The application site presented a number of challenges including its unusual elongated shape, the location of former mine shafts and topography. Working with architects Windle Cook, a scheme was designed which addressed these potential constraints. The application proposal provided a high quality development of 9 bungalows, meeting an identified housing need in the district.
Whilst the application site lay adjacent to, but outside of, the settlement development limit of Chesterfield, the Council were satisfied that in light of the absence of a five year supply of housing land, the application proposal represented a sustainable form of development which would contribute towards the housing need of the district. Committee Members voted to uphold the officer’s recommendation and grant full planning permission for the proposed development.
dlpResidential development granted at Chesterfield Planning Committee
DLP Planning Ltd has successfully gained planning permission on behalf of the University of Sheffield for the change of use of vacant office space within Sheffield City Centre to provide additional academic floor space as part of the expansion of the University. It will also assist in the reinvestment in the University’s St George’s Campus while refurbishment and upgrades of existing buildings take place.
The proposed change of use provides an active use within the building which will generate employment and also retains the Blood Donor Centre which occupied with ground floor area and was excluded from the development proposals.
New signage was proposed on three frontages to the building and minor works to provide improved ventilation to the building were the limit of the works to the external appearance of the site.
We were pleased to gain officer support for the scheme, with the application being approved under delegated powers.
dlpPlanning permission obtained for change of use from Office to Academic Space in Sheffield City Centre
DLP Planning has obtained planning permission for a 103 bed student residential project at the former Silverpride Works located in the Cultural Industries Quarter of Sheffield city centre.
The proposal involves the demolition of utilitarian buildings and replacement with a 6/5/4 storey mixed student accommodation unit with ancillary facilities and a landscaped courtyard. The development continues the ongoing regeneration of the CIQ which has seen significant investment in recent years, close to the city’s Universities, train station and city centre.
dlpPermission granted for 103 bed student accommodation scheme in Sheffield’s Cultural Industries Quarter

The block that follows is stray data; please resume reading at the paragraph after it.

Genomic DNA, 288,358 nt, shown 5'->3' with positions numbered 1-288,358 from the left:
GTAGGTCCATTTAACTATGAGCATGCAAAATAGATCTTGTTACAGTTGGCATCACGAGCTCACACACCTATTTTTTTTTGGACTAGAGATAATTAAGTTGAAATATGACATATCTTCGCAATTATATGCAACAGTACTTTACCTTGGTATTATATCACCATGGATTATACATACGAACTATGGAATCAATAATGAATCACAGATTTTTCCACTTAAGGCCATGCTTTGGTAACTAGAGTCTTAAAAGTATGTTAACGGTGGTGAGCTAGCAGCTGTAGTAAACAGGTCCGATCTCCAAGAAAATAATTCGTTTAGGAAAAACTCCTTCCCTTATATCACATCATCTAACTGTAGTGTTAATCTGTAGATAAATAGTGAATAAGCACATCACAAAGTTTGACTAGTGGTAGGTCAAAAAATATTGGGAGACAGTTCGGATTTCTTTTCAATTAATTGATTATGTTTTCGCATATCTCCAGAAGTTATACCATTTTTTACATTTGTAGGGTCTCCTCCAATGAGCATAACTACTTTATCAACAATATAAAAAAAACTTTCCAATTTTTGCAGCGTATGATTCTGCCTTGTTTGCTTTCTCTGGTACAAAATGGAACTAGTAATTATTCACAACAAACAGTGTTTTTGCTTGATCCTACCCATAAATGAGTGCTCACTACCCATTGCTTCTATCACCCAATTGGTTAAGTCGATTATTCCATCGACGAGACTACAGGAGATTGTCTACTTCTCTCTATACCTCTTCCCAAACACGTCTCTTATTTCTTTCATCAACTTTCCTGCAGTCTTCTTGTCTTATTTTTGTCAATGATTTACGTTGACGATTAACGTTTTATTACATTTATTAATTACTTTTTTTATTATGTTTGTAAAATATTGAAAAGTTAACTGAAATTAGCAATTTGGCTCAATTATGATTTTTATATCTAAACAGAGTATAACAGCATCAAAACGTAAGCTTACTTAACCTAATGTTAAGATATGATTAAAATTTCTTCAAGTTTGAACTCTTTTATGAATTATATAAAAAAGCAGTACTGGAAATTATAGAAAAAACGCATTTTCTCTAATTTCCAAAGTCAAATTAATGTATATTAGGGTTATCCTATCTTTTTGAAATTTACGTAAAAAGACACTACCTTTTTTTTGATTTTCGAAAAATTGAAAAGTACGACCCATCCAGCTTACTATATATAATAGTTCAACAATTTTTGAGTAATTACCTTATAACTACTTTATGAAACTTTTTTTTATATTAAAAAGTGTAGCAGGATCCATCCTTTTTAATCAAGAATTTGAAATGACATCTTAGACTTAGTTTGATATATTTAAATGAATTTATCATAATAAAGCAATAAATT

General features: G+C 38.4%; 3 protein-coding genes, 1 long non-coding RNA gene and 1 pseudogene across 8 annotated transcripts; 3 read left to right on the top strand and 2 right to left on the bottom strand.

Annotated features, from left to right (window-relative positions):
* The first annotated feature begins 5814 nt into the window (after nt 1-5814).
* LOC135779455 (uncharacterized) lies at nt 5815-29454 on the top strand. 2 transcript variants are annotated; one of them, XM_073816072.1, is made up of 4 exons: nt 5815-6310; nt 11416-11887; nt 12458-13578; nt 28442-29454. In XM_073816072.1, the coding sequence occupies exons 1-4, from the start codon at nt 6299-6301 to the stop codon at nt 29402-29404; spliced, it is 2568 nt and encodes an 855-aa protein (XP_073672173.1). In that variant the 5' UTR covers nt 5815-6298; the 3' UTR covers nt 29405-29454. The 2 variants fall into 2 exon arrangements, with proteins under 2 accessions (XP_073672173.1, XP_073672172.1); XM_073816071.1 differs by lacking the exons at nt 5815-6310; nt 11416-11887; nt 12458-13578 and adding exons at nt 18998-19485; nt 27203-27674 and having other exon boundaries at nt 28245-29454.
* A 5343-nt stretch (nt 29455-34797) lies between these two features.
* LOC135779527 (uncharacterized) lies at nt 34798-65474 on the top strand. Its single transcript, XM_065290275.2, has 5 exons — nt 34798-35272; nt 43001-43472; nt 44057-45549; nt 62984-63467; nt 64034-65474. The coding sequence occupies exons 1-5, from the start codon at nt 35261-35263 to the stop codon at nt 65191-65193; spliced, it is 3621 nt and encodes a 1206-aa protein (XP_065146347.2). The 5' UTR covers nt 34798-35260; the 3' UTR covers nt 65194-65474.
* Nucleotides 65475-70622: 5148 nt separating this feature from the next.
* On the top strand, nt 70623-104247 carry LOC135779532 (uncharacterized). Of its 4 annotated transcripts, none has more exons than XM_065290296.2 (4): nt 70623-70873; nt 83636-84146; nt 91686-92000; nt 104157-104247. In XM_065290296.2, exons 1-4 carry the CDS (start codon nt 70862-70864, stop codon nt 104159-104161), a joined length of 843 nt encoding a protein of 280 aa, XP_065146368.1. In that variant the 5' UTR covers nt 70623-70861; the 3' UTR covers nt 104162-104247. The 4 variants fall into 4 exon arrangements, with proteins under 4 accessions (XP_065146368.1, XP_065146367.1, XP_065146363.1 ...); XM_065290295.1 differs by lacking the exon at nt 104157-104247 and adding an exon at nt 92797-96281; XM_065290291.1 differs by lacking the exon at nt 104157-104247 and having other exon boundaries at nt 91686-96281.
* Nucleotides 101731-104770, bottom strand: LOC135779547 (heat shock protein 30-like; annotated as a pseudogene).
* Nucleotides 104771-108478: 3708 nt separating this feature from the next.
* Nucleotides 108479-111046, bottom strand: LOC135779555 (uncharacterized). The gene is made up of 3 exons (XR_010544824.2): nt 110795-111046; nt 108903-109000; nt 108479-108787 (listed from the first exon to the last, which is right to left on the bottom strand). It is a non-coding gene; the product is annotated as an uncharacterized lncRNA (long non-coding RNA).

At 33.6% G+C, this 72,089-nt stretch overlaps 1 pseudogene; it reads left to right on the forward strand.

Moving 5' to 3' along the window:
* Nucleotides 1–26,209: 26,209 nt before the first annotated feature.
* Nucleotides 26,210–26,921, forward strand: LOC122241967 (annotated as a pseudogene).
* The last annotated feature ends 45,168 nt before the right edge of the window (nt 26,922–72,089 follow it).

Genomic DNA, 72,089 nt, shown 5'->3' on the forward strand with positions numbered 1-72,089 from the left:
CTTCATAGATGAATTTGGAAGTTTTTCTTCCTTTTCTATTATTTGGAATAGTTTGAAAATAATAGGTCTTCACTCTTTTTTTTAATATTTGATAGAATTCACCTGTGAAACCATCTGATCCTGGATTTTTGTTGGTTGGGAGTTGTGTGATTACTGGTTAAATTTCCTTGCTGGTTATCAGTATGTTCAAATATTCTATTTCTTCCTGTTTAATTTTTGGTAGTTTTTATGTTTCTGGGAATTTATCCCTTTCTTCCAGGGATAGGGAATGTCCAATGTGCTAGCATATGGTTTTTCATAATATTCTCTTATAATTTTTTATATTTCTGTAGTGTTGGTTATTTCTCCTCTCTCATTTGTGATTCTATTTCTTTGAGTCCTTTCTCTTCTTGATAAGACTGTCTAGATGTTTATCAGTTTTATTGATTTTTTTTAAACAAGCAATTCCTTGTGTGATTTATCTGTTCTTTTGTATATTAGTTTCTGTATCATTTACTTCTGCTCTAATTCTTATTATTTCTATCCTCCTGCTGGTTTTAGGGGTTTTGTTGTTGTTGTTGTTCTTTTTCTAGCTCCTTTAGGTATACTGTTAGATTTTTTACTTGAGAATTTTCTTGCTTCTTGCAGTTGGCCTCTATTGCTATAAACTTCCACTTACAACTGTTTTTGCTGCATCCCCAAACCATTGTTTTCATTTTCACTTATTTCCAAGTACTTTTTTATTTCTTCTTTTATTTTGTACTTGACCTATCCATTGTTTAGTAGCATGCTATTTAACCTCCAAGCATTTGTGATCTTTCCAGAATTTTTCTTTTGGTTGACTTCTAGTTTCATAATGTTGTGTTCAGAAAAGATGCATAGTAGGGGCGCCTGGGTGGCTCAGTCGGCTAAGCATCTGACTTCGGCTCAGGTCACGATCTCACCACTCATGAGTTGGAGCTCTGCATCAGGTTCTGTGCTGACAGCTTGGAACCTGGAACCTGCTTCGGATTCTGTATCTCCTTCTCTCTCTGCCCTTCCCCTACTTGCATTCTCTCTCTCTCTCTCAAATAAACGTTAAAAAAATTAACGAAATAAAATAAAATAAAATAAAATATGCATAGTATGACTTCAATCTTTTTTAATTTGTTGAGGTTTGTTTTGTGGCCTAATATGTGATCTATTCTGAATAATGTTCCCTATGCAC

DLP Planning Ltd has successfully secured a temporary planning permission for an outdoor area associated with a Nightclub in the city centre. This positive outcome followed an officer recommendation to refuse permission which we were able to overturn at Planning Committee with the support of Councillors.
The application was made for retrospective permission to use part of a concourse area between the hours of 11pm – 5am as a smoking terrace with temporary bar and seating areas for the provision of refreshment services associated with the basement Nightclub. The seating area is enclosed by temporary fencing when in operation but taken down and stored internally when not in use.
Members of the Planning Committee accepted that the space contributed to the night-time economy and sense of activity in the city centre and that good management practices had been demonstrated. There were no objections to the development proposals and the permission effectively brought the use of the external area in line with the management’s assessment of risk and licensing agreements.
dlpTemporary Planning Permission Secured for External Seating Area for Nightclub in Sheffield City Centre
DLP Planning Ltd has successfully gained planning permission for conversion of a vacant office development in Sheffield City Centre to provide student accommodation.
The partially developed site had lain vacant since construction was halted by the economic climate in 2008. The regeneration of the site was seen as an important stepping stone to the further redevelopment of the West Bar area of the city. DLP worked extensively with the consultant team and the Council’s planning officers to address design, conservation and highways issues and secure a positive recommendation for the scheme.
We were pleased to gain Planning Committee’s unanimous support for the proposals and to secure permission for the client within a 10 week period from submission of the planning application with no pre-commencement conditions attached to the permission. This will enable construction to commence immediately to deliver the scheme for the 2017/18 academic intake.
dlpFull planning permission obtained for 355 student bedspaces as part a mixed use scheme in Sheffield City Centre
DLP has submitted an outline planning application to Broxbourne Borough Council for 11 dwellings in the Green Belt in Goff’s Oak, Hertfordshire. The Site, much like the surrounding area, has been previously developed and has historically been given over to commercial horticultural uses.
The local planning policy relevant to development in the Green Belt is not consistent with the Framework and is not up to date. As the Local Plan was adopted prior to the National Planning Policy Framework (‘the Framework) it can be considered out of date and given less weight in decision making. In such cases, the Framework, which supports limited development in the Green Belt to support housing delivery, is the principal consideration when deciding applications.
The principle of the proposed development is supported by the recent decision upheld by the Court of Appeal (Wood v Secretary of State for Communities and Local Government  EWCA Civ 195) which identified that “limited infilling” is a standalone development exception, and that the consideration for decision makers should be whether, as a matter of fact on the ground, a site appears to be in a village rather than being determined by the inclusion or otherwise of a site within a defined infilling boundary.
The proposed scheme has been carefully designed as a logical form of infill development that would be contained by the existing established boundaries of the site and would not result in the outward expansion of the settlement. The development, which will bring much needed housing to an area where demand is currently outstripping supply, is now awaiting determination by the Local Planning Authority and a decision is expected in October.
dlpOutline planning application submitted for 11 dwellings at Goff’s Oak, Hertfordshire